CSNChicago.com Bears Insider John "Moon" Mullin goes position-by-position as the Bears approach the 2017 Draft, taking a look at what the Bears have, what they might need, and what draft day and after could have in store. First in a series.
Bears pre-draft situation
Akiem Hicks stands as one of the top free-agent signings under GM Ryan Pace, with Hicks starting playing 931 of opponents’ 1,012 snaps and netting a career-high 7 sacks while finishing fourth among Bears in tackles. Hicks likely earns a Pro Bowl trip but for the Bears’ woeful season overall.
Investing a 2015 second rounder at nose tackle (Eddie Goldman) and 2016 No. 3 (Jonathan Bullard) at end underscored the Bears’ commitment to being stout when offenses allow them into base 3-4. Goldman had ankle issues cost him most of last season and Bullard played like a wasted draft choice. The Bears cut non-factor Ego Ferguson and have gotten the max out of Will Sutton, an undersized favorite of the defensive staff but who missed the last seven games and played just 173 total snaps.
The Bears strengthened their interior with the signing of nose tackle John Jenkins, a third-round pick of the New Orleans Saints while GM Ryan Pace was their player personnel director. Free agency took versatile rotation lineman Cornelius Washington to the Detroit Lions. The Bears did re-sign C.J. Wilson, who was on and off the roster last season but played in six games.
The defense overcame a number of significant losses to injury to be on the brink of top 10 against the run as late as game 10. But the Bears held only one of their final six opponents to fewer than 124 yards, and saw Green Bay (226) and Washington (208) trample a dispirited unit that held none of the final six opponents under 4 yards per carry.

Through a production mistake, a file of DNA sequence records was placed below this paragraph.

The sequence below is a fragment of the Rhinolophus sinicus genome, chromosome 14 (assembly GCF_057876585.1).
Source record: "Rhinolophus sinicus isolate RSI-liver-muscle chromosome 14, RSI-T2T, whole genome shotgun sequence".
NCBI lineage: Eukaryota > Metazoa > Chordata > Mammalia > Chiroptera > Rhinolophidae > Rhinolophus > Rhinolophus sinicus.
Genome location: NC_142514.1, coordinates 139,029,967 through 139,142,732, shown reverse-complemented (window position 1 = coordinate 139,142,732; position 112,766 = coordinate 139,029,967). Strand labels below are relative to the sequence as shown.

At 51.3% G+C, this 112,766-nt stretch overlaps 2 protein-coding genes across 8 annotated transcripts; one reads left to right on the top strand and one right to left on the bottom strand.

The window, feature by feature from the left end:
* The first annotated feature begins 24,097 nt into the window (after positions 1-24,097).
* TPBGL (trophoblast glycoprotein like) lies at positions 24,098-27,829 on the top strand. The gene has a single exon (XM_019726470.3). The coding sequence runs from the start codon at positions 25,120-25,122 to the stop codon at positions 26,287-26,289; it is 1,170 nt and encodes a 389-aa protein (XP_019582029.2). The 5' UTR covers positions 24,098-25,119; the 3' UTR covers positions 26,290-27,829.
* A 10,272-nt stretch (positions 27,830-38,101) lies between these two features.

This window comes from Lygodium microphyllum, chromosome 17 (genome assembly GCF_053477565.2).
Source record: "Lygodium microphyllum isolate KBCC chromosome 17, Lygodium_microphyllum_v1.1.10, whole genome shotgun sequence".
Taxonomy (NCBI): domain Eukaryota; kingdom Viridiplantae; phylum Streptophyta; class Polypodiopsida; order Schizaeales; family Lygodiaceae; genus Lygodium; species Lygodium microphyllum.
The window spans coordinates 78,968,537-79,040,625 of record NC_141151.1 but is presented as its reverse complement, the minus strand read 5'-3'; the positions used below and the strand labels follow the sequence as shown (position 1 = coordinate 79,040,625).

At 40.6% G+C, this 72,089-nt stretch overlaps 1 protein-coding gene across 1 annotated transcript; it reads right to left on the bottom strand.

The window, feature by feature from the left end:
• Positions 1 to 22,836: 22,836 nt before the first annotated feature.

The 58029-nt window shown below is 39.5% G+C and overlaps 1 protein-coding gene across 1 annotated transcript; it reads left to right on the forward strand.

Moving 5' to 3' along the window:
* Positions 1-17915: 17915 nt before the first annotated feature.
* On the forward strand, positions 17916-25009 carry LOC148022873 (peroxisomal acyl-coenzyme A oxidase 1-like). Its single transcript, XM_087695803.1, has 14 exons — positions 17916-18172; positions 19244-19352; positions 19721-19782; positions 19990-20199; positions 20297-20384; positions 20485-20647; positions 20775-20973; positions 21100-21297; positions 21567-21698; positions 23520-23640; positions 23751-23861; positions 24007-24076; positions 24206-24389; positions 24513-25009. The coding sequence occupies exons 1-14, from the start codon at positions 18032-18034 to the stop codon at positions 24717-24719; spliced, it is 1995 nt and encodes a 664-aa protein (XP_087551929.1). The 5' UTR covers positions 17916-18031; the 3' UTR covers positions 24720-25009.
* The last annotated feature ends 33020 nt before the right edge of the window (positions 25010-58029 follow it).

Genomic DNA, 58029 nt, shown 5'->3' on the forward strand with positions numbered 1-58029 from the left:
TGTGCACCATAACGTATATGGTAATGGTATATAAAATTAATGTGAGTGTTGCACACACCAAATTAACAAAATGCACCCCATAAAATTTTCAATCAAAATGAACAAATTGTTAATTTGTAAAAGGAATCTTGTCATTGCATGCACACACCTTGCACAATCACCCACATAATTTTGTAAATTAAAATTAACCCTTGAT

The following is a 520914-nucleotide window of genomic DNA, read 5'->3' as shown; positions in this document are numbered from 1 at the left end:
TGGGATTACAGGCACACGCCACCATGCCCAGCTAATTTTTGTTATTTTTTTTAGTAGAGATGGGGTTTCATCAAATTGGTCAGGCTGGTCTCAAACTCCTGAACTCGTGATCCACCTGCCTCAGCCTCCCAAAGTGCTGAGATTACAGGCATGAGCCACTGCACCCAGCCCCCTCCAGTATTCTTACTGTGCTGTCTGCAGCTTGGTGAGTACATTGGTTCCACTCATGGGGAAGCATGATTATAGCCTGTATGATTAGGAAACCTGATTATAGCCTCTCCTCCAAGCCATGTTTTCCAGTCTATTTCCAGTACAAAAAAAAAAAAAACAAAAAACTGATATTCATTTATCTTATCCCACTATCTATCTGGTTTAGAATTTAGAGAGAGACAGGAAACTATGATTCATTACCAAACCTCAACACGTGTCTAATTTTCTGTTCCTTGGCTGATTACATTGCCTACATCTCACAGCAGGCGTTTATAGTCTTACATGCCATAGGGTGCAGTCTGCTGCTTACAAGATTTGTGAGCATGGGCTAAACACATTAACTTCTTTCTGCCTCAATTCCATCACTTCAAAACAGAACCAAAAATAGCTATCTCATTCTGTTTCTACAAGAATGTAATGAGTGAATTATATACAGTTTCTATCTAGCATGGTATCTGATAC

Pre-draft depth-chart’ing starters
DE: Mitch Unrein
NT: Eddie Goldman
DE: Akiem Hicks
Reserves: Jonathan Bullard, John Jenkins, Kapron Lewis-Moore, Will Sutton, C.J. Wilson.
Bears draft priority: Moderate
Bullard was a major disappointment and gave little indication of being more than a reserve. Jenkins significantly upgrades the depth behind Goldman, but a need still exists for an end/5-technique capable of taking pressure off Goldman and Hicks.
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The draft class on the defensive line is considered strong, topped by Alabama’s Jonathan Allen, with whom the Bears arranged a private visit in addition to monitoring his Pro Day. A decision for the Bears is one regarding size and type; Bears defensive schemes need size in their 3-4 packages but ability to generate inside pressure when forced into 4-3 nickel sets.
The Bears have taken close looks at potential impact defensive linemen, and Pace has taken one within the first three rounds of both his Bears drafts (Goldman No. 2 in 2015, Bullard No. 3 in 2016).
Keep an eye on ...
Jonathan Allen, DE, Alabama: Rated as one of the straight-up best players at any position in the draft. An issue for some will be his having had surgery on both shoulders and arthritis concerns. "They said I have some arthritis in my left shoulder," Allen said during the Combine. "It's not really a problem now, but it might be a problem 15-20 years down the road so I'm not worried about that right now."
Takkarist McKinley, DE/LB, UCLA: Undersized but good production (10 sacks, 18 TFL) as senior in hybrid role, with ability to be physical presence. "My sophomore year and junior year I was a big defensive end," McKinley said. "So I was playing the '4' position rushing inside sometimes going against guards."
Chris Wormley, DT/DE, Michigan: Bears coaches had time with Worley at the Senior Bowl and has the versatility the Chicago schemes require. "I’ve heard a lot of different things – 4-3 defenses can see me as an end or a 3-tech tackle, and 3-4 defenses see me as a left end," Wormley said, "so there's a lot of versatility I think within myself, and that's what a lot of teams see as well."